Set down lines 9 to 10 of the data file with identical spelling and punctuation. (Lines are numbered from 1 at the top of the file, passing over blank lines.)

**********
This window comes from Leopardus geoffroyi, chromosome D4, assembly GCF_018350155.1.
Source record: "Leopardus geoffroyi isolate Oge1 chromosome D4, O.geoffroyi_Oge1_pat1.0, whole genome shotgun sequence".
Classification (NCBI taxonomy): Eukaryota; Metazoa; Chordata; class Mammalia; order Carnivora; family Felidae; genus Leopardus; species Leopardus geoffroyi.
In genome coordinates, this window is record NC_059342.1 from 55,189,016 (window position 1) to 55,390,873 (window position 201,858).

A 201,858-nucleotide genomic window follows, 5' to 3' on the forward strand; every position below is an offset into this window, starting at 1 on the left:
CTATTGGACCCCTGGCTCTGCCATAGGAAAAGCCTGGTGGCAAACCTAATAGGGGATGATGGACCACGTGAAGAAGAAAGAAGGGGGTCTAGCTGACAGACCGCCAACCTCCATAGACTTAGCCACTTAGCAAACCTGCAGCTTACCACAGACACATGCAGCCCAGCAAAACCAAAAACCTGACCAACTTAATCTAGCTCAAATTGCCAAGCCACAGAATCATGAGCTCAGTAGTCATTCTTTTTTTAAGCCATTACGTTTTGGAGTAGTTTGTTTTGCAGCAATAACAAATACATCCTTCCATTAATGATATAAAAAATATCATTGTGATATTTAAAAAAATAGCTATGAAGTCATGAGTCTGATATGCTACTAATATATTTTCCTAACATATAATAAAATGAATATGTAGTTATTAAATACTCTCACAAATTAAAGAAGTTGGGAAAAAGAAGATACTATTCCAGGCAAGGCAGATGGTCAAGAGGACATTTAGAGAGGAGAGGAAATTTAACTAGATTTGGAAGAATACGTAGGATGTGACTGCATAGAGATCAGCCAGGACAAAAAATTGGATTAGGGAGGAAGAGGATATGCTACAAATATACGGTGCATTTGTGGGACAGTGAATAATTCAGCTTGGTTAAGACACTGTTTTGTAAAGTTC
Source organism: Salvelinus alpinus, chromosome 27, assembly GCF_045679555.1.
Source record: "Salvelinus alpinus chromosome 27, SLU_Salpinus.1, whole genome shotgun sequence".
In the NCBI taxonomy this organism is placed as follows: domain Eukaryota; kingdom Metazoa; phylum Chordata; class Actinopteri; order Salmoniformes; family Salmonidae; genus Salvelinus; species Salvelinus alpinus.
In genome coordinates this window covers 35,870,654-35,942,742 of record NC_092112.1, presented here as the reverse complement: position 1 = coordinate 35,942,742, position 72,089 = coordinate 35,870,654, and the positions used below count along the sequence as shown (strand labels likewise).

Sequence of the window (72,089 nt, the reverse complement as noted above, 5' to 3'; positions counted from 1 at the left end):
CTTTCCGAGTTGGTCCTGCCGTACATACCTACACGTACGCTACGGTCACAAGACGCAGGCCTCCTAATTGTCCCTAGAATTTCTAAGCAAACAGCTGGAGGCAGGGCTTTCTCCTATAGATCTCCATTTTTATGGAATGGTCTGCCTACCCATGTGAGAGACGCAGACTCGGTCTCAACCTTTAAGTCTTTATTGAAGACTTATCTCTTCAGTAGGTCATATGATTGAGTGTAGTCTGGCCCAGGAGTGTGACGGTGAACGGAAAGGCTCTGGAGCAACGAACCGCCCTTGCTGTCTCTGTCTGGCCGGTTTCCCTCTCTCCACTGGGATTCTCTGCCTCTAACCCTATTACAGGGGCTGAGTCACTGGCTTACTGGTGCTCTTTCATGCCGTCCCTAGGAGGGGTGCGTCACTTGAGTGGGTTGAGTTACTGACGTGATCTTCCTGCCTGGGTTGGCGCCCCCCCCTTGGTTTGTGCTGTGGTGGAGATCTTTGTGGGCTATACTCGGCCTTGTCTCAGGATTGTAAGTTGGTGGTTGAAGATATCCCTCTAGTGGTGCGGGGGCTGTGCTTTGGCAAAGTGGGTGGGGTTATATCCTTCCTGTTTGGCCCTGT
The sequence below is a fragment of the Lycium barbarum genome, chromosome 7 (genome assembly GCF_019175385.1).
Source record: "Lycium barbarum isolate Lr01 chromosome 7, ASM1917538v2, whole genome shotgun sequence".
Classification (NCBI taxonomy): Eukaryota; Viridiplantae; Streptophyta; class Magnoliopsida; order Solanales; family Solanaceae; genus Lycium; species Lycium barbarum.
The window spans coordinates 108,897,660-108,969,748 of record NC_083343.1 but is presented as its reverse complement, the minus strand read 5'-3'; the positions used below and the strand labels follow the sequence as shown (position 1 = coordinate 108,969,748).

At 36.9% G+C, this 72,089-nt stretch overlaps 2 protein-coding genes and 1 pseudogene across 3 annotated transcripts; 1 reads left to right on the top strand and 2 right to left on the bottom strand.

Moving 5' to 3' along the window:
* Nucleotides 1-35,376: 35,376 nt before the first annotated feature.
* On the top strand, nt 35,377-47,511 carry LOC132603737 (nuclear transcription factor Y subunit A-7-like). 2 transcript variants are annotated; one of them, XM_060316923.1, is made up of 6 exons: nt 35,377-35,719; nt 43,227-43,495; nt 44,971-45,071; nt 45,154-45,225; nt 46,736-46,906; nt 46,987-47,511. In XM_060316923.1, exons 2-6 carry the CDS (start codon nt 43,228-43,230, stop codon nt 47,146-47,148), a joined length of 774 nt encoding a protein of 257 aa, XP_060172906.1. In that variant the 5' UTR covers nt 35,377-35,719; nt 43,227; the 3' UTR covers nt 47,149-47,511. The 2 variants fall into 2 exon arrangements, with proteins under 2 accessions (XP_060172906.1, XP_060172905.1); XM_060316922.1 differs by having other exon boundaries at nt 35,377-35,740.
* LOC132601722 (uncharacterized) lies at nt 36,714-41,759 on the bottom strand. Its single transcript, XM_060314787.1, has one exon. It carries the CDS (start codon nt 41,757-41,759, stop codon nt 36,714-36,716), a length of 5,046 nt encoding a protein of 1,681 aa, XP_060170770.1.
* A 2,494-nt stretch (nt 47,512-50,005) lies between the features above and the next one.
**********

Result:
In the NCBI taxonomy this organism is placed as follows: domain Eukaryota; kingdom Metazoa; phylum Chordata; class Actinopteri; order Salmoniformes; family Salmonidae; genus Salvelinus; species Salvelinus alpinus.
In genome coordinates this window covers 35,870,654-35,942,742 of record NC_092112.1, presented here as the reverse complement: position 1 = coordinate 35,942,742, position 72,089 = coordinate 35,870,654, and the positions used below count along the sequence as shown (strand labels likewise).